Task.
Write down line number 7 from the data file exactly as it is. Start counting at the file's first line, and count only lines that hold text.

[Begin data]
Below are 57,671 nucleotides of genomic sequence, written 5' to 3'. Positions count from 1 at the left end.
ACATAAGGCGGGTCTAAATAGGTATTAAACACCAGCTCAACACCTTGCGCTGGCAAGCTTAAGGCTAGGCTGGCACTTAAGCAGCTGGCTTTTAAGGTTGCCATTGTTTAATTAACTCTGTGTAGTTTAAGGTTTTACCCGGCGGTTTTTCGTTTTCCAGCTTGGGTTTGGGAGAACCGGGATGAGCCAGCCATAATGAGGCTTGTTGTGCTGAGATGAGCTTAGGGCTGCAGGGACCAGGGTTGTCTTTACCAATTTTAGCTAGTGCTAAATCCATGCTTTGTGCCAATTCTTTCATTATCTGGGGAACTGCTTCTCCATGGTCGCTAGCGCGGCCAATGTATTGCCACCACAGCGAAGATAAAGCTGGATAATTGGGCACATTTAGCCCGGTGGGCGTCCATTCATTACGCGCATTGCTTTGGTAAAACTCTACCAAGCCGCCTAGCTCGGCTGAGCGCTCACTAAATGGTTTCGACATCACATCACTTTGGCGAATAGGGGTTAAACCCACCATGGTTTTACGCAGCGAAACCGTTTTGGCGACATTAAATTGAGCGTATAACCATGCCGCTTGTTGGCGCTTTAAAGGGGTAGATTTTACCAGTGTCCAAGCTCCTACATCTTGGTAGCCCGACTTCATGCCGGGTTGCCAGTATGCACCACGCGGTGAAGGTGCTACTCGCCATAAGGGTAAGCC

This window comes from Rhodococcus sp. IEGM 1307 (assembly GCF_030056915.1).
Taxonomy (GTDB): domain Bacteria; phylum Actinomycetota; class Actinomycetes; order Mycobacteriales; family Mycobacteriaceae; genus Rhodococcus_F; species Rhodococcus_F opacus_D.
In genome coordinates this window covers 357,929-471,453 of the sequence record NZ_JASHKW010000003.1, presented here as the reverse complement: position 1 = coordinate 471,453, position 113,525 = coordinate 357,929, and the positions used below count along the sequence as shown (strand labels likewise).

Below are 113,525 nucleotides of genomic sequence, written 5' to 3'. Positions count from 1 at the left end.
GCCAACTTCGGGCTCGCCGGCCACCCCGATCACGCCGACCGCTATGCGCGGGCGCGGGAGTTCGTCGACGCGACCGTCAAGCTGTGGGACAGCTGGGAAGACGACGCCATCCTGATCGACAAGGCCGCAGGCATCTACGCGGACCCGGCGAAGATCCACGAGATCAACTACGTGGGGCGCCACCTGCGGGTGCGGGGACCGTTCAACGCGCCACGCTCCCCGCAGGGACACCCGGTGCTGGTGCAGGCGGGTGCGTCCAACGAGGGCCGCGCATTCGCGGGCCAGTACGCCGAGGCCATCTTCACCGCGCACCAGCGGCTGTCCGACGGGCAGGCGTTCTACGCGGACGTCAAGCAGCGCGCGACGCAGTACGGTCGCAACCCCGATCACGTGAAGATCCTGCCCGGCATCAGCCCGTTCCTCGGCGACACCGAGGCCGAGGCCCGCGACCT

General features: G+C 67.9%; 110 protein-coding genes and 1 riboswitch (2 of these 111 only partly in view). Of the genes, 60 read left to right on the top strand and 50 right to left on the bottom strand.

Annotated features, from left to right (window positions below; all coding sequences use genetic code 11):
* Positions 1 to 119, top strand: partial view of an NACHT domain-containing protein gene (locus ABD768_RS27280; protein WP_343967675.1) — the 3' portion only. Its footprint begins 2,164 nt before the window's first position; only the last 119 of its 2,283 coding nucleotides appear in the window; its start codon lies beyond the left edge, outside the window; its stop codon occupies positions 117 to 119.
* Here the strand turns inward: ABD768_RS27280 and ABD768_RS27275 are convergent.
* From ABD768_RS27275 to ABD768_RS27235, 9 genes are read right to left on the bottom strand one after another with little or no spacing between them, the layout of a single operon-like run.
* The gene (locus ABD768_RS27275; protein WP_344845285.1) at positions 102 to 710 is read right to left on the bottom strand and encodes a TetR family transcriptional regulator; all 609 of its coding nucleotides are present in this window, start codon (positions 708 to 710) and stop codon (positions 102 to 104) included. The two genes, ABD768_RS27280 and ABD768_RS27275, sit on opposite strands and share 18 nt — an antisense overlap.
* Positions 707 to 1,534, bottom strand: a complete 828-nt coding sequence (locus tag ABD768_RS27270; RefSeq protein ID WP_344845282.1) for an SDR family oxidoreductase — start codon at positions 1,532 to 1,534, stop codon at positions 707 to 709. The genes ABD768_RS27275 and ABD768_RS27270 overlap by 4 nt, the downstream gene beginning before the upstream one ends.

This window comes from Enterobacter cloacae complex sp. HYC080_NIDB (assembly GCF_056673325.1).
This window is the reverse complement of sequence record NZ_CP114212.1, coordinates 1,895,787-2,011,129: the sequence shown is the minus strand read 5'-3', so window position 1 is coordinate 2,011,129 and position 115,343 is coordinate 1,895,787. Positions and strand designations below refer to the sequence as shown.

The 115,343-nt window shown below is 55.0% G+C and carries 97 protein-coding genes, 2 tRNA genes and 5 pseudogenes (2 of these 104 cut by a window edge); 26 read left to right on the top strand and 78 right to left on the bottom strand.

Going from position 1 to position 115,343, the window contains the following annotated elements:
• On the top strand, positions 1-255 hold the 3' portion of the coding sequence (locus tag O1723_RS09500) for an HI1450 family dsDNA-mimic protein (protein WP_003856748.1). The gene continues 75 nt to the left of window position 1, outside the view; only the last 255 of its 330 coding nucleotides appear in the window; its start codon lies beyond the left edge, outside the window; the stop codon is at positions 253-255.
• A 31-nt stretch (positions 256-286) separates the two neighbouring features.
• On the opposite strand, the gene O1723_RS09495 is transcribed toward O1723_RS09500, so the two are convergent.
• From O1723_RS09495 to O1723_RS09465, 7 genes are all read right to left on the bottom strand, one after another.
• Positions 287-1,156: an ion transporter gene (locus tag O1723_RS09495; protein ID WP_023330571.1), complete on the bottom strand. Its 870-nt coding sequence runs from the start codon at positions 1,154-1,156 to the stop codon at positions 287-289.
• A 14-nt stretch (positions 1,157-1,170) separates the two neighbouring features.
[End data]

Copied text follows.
GCCAACTTCGGGCTCGCCGGCCACCCCGATCACGCCGACCGCTATGCGCGGGCGCGGGAGTTCGTCGACGCGACCGTCAAGCTGTGGGACAGCTGGGAAGACGACGCCATCCTGATCGACAAGGCCGCAGGCATCTACGCGGACCCGGCGAAGATCCACGAGATCAACTACGTGGGGCGCCACCTGCGGGTGCGGGGACCGTTCAACGCGCCACGCTCCCCGCAGGGACACCCGGTGCTGGTGCAGGCGGGTGCGTCCAACGAGGGCCGCGCATTCGCGGGCCAGTACGCCGAGGCCATCTTCACCGCGCACCAGCGGCTGTCCGACGGGCAGGCGTTCTACGCGGACGTCAAGCAGCGCGCGACGCAGTACGGTCGCAACCCCGATCACGTGAAGATCCTGCCCGGCATCAGCCCGTTCCTCGGCGACACCGAGGCCGAGGCCCGCGACCT